2. fCR (AAV) – calretinin, 2595-bp, Fugu 2002 assembly: chrUn:239,797,309-239,799,903 (UCSC), upstream of Ensembl transcript SINFRUT00000150025. Fugu 2004 assembly: chrUn:47,433,038-47,435,619 (UCSC), upstream of Ensembl transcript ENSTRUT00000046308 (CR).
3. fCR (LV) – 6326-bp, A similar, but larger region of fCR (AAV). Fugu 2002 assembly: mapped to chrUn:239,793,595-239,799,905 (UCSC). Fugu 2004 assembly: mapped to chrUn:47,429,323-47,435,621 (UCSC).
4. fNPY (AAV) – neuropeptide Y, 2605-bp, Fugu 2002 assembly: chrUn:103,680,529-103,683,131 (UCSC), upstream of Ensembl transcript SINFRUT00000153449 (NPY). Fugu2004 assembly: chrUn:287,512,332-287,514,956 (UCSC), upstream of Ensembl transcript ENSTRUT00000016839 (NPY).
5. fNPY (LV) – 6443-bp A similar, but larger region of fNPY (AAV). Fugu 2002 assembly: mapped to chrUn:103,680,529-103,686,955 (UCSC). Fugu 2004 assembly: mapped to chrUn:287,509,165-287,514,956 (UCSC).
6. fPV (AAV) – parvalbumin, 2395-bp, Fugu 2002 assembly: chrUn:103,113,651-103,116,040 (UCSC), upstream of Ensembl transcript SINFRUT00000151321 (PV). Fugu 2004 assembly: chrUn:316,053,780-316,056,172, but is no longer identified as the fugu ortholog. The new fugu ortholog is Ensembl transcript ENSTRUT00000000079.
7. fPV (LV) – 2893-bp A similar, but larger region of fPV (AAV). Fugu 2002 assembly: mapped to chrUn:103,113,151-103,116,041 (UCSC). Fugu 2004 assembly: mapped to chrUn:316,053,280-316,056,173 (UCSC).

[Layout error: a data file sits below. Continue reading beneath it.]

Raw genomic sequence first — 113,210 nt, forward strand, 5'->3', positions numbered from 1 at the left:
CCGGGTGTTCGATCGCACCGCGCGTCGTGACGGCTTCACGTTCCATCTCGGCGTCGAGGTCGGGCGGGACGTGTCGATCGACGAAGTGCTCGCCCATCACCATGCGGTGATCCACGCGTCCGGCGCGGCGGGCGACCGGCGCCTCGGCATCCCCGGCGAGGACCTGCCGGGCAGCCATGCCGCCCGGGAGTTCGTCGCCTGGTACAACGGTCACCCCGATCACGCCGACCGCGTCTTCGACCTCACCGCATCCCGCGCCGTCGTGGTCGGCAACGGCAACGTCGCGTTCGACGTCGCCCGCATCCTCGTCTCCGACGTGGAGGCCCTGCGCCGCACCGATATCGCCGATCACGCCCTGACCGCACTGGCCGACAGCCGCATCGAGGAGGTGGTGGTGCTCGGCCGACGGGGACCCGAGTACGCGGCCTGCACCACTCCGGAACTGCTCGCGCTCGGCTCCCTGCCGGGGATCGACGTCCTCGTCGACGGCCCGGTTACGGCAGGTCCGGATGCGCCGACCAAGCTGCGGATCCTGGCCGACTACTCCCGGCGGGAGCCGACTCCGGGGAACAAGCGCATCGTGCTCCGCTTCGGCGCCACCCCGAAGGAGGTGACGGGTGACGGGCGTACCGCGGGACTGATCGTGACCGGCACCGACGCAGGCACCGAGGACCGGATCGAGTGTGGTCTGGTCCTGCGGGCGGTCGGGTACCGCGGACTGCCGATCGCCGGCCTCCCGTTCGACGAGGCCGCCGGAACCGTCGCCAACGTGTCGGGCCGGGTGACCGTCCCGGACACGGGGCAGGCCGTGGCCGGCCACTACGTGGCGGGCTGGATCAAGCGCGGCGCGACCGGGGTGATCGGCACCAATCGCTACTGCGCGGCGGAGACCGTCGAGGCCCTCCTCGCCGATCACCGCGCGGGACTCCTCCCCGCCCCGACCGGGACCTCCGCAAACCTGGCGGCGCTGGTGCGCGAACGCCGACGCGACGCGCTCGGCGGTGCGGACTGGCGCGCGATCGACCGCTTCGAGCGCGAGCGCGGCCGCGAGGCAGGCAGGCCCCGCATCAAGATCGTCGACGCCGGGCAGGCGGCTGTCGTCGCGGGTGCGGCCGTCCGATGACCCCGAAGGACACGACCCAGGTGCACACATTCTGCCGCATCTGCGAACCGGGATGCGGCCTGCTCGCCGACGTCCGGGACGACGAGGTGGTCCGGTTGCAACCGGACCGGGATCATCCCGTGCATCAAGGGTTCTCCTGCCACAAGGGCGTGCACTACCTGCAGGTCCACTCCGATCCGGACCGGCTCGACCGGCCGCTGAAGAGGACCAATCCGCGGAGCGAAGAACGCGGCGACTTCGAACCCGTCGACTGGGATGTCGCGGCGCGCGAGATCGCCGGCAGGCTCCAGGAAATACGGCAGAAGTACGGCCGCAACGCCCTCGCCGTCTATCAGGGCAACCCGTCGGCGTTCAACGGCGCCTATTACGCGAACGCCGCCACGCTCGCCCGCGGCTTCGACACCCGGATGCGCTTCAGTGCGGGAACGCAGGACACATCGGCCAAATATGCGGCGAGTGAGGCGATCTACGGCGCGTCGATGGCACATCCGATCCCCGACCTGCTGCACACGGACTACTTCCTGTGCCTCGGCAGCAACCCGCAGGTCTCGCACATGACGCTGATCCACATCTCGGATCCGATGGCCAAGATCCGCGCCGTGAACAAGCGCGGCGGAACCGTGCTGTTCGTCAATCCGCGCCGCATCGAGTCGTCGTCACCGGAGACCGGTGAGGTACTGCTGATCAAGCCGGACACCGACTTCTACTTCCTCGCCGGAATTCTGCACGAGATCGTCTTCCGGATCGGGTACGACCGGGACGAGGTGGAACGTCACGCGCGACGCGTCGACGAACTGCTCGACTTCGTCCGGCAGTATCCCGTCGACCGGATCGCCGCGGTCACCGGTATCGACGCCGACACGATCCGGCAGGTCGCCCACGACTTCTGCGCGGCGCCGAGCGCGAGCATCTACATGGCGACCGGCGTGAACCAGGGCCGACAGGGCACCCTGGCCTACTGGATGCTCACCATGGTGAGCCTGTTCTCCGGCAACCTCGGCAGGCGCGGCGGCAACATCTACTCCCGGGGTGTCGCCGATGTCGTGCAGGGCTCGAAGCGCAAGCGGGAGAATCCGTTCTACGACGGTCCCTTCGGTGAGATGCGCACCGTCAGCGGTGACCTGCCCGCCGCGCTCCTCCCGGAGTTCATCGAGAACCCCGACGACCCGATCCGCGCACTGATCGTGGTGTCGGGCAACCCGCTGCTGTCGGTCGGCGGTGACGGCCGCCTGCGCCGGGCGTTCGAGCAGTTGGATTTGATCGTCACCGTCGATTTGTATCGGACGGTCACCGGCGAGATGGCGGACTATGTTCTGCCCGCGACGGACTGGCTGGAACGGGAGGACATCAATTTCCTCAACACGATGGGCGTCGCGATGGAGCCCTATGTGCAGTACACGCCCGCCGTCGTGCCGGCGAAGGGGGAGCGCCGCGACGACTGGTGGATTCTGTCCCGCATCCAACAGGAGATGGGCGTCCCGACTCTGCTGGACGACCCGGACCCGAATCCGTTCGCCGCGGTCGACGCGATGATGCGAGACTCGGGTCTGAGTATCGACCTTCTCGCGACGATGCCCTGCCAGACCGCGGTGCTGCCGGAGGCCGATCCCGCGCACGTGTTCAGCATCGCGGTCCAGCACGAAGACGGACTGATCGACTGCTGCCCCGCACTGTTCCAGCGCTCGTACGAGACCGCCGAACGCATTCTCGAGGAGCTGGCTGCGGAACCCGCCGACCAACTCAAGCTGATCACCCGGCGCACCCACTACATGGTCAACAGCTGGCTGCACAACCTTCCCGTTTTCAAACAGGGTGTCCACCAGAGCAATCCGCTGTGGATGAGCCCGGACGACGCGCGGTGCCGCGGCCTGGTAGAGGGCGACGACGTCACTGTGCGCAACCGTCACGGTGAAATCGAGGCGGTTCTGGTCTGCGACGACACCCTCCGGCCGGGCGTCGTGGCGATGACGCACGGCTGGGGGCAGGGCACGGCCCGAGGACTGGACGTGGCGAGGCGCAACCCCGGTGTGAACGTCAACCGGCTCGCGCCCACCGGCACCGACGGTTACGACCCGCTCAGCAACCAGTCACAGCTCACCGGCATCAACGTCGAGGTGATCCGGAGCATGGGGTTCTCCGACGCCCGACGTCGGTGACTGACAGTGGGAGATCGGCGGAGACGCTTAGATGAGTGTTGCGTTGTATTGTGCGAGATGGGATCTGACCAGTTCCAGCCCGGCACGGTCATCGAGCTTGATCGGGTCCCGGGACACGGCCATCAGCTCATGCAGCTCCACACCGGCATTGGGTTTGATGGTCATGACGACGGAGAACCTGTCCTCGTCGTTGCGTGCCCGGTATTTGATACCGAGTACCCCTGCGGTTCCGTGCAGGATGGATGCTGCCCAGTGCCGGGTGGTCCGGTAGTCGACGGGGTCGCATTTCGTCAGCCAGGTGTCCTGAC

8. fSFRP2 (AAV) – secreted frizzled-related protein 2, 1218-bp, Fugu 2002 assembly: chrUn:13,504,648-13,505,865 (UCSC), upstream of Ensembl transcript SINFRUT00000138275 (SFRP2). Fugu 2004 assembly: chrUn:96,858,434-96,859,651 (UCSC), part of first intron of Ensembl transcript ENSTRUT00000017303 (SFRP2).
9. fSST (AAV) – somatostatin, 2597-bp, Fugu Assembly 2002: chrUn:228,946,036-228,948,614 (UCSC), upstream of Ensembl transcript SINFRUT00000151429 (SST). Fugu Assembly 2004: chrUn:232,110,513-232,113,091 (UCSC), downstream region of Ensembl transcript ENSTRUT00000025350 (SST).
10. fSST (LV) – 4406-bp A similar, but larger region of fSST (AAV). Fugu 2002 assembly: mapped to chrUn:228,946,036-228,950,367 (UCSC). Fugu 2004 assembly: mapped to chrUn:232,108,687-232,113,091 (UCSC).
11. fTCAP (AAV) – titin cap, 2656-bp, Fugu 2002 assembly: chrUn:17,827,063-17,829,718 (UCSC), upstream of Ensembl transcript SINFRUT00000161814. Fugu 2004 assembly: chrUn:49,879,491-49,882,146 (UCSC), upstream of Ensembl transcript ENSTRUT00000041782 (TCAP).

Design of Mammalian Reporter Constructs

Cortical gene expression data (Sugino et al., 2006 ) were analyzed for the excitatory CT6 and YFPH cell-types and for the three inhibitory G30, GIN, and G42 cell-types. Genes with more than a 3-fold enrichment compared to any other cell-type were considered candidate coexpressed genes. The inhibitory cell-types were generally classified by the designation of one of their member genes: G30-VIP, G42-PV (note: PV not actually restricted to only this group, since it was also expressed in the excitatory neuron population YFPH), GIN-SST.